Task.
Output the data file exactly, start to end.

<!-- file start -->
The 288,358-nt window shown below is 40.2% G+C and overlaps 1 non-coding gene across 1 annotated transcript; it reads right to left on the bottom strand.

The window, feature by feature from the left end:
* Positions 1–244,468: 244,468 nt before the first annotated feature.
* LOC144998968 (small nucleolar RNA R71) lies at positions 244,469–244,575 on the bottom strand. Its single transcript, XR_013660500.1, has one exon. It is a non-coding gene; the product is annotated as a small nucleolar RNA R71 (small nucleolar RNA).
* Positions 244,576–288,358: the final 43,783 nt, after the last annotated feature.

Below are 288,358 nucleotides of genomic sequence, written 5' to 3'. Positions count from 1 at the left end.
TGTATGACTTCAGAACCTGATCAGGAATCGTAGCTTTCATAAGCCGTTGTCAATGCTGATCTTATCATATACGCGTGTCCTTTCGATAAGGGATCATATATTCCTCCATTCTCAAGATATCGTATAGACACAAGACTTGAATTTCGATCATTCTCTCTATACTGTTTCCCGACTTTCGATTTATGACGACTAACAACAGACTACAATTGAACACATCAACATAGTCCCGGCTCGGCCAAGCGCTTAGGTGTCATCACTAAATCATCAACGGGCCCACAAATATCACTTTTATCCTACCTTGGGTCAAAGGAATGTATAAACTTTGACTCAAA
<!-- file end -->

The 288,358-nt window shown below is 40.2% G+C and overlaps 1 non-coding gene across 1 annotated transcript; it reads right to left on the bottom strand.

The window, feature by feature from the left end:
* Positions 1–244,468: 244,468 nt before the first annotated feature.
* LOC144998968 (small nucleolar RNA R71) lies at positions 244,469–244,575 on the bottom strand. Its single transcript, XR_013660500.1, has one exon. It is a non-coding gene; the product is annotated as a small nucleolar RNA R71 (small nucleolar RNA).
* Positions 244,576–288,358: the final 43,783 nt, after the last annotated feature.

Below are 288,358 nucleotides of genomic sequence, written 5' to 3'. Positions count from 1 at the left end.
TGTATGACTTCAGAACCTGATCAGGAATCGTAGCTTTCATAAGCCGTTGTCAATGCTGATCTTATCATATACGCGTGTCCTTTCGATAAGGGATCATATATTCCTCCATTCTCAAGATATCGTATAGACACAAGACTTGAATTTCGATCATTCTCTCTATACTGTTTCCCGACTTTCGATTTATGACGACTAACAACAGACTACAATTGAACACATCAACATAGTCCCGGCTCGGCCAAGCGCTTAGGTGTCATCACTAAATCATCAACGGGCCCACAAATATCACTTTTATCCTACCTTGGGTCAAAGGAATGTATAAACTTTGACTCAAA